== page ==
Referring to FIG. 5, a wireline plug pulling tool 80 is shown latched with the wireline plug latch mechanism 86 into the fishneck of the upper wireline plug 12, in the normal manner, after the obstructing debris has been washed away. The wireline plug pulling tool 80 diameter 84, which co-acts with the reduced diameter smooth bore 75 to restrict or seal flow of fluid between the outside diameter of the wireline plug pulling tool, has been replaced in this variation of the invention by packer assembly 79 which increases in diameter to seal in the completion riser assembly bore. This allows the tool to wash debris and provides force to pull the plugs by supplying pressure from the choke and kill line 62. All other operations are as described above.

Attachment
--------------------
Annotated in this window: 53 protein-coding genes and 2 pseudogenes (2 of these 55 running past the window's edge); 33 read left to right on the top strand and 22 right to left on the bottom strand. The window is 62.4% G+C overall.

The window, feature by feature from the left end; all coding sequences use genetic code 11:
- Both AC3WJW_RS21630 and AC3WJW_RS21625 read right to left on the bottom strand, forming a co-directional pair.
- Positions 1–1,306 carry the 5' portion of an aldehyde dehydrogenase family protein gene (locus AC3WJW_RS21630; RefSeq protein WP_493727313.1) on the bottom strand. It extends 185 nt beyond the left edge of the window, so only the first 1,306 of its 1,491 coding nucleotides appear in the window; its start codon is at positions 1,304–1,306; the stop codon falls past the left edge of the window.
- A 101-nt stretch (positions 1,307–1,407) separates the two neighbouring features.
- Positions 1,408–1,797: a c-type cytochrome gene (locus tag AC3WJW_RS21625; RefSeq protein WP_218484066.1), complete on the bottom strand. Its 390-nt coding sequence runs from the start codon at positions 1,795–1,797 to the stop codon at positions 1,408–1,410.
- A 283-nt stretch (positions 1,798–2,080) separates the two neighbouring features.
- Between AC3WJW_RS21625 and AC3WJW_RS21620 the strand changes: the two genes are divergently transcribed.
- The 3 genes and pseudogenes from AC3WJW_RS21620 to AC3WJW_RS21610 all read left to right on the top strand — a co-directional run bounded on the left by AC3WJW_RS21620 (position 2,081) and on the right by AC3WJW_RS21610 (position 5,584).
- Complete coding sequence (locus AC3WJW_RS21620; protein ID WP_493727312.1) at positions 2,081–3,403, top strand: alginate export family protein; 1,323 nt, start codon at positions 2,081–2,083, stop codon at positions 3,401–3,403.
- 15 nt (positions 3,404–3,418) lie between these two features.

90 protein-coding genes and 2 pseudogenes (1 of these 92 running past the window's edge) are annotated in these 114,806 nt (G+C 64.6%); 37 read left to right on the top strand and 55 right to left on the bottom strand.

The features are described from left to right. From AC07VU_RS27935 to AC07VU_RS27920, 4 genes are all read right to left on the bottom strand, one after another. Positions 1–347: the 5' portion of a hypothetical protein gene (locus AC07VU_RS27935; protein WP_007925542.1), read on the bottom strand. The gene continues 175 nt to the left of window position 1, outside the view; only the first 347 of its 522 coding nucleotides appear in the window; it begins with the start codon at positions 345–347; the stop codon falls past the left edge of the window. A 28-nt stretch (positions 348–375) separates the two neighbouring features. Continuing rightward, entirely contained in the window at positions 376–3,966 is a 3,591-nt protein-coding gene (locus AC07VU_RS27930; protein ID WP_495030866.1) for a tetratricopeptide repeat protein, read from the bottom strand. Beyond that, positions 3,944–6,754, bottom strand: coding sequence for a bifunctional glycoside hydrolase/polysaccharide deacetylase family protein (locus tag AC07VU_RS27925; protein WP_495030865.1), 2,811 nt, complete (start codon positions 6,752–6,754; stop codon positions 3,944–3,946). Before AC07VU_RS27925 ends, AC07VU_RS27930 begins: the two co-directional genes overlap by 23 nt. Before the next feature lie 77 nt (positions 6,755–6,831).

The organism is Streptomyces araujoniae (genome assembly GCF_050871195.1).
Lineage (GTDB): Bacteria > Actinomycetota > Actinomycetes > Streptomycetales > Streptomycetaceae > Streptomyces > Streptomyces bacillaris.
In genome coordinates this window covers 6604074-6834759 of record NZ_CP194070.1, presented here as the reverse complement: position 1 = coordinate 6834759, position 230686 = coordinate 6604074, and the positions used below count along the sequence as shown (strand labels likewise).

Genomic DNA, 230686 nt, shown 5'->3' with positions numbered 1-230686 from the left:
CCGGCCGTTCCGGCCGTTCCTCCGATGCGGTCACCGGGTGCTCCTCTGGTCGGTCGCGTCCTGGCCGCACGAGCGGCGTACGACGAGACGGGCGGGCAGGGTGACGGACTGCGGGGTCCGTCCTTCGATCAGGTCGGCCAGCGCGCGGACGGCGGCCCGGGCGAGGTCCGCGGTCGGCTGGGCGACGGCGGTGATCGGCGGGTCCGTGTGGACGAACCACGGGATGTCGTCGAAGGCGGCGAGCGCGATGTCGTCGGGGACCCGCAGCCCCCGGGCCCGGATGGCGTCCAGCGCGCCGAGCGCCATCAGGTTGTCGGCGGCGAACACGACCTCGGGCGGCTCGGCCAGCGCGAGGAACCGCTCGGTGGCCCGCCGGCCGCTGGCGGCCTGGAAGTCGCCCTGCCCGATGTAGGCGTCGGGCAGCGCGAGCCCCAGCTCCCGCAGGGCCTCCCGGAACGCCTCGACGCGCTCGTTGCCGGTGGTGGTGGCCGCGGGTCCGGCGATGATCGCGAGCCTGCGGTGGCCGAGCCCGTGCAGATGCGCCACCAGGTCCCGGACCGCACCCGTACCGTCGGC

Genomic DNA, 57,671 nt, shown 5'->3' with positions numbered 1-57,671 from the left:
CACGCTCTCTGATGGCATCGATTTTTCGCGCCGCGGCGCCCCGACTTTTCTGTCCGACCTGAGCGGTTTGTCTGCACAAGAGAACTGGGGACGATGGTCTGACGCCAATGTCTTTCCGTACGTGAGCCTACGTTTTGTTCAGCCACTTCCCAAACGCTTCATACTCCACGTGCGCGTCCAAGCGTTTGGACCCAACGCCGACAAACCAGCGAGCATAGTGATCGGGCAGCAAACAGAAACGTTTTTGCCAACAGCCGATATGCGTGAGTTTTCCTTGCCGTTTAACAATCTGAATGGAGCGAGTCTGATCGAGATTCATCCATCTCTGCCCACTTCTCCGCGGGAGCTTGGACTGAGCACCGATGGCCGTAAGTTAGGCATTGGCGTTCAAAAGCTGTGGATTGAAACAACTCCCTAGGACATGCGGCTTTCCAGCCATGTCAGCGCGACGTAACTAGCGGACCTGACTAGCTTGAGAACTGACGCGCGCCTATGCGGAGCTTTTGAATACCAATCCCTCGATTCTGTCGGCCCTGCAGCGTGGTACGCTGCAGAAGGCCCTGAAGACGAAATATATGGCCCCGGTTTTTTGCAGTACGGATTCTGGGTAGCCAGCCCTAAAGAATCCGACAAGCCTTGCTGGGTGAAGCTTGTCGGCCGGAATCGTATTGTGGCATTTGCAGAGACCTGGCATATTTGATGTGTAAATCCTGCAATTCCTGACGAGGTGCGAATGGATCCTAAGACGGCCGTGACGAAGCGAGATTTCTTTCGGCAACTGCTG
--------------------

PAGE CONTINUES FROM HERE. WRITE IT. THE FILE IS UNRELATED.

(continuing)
Referring to FIG. 6, a wireline plug pulling tool 80 is shown latched with the wireline plug latch mechanism 86 into the fishneck of the upper wireline plug 12, in the normal manner, after the obstructing debris has been washed away. The surface wireline unit has been replaced in this variation of the invention by a pipeline pigging element 87. The forces to pull the plugs are supplied by pressure from the choke and kill line 62. The standard wireline running and pulling functions may be replaced by flow from above or from below the pipeline pigging element 87, thus driving the wireline plug pulling tool 80, and when latched to it, the wireline plug, up and down the completion riser. All other operations are as described above.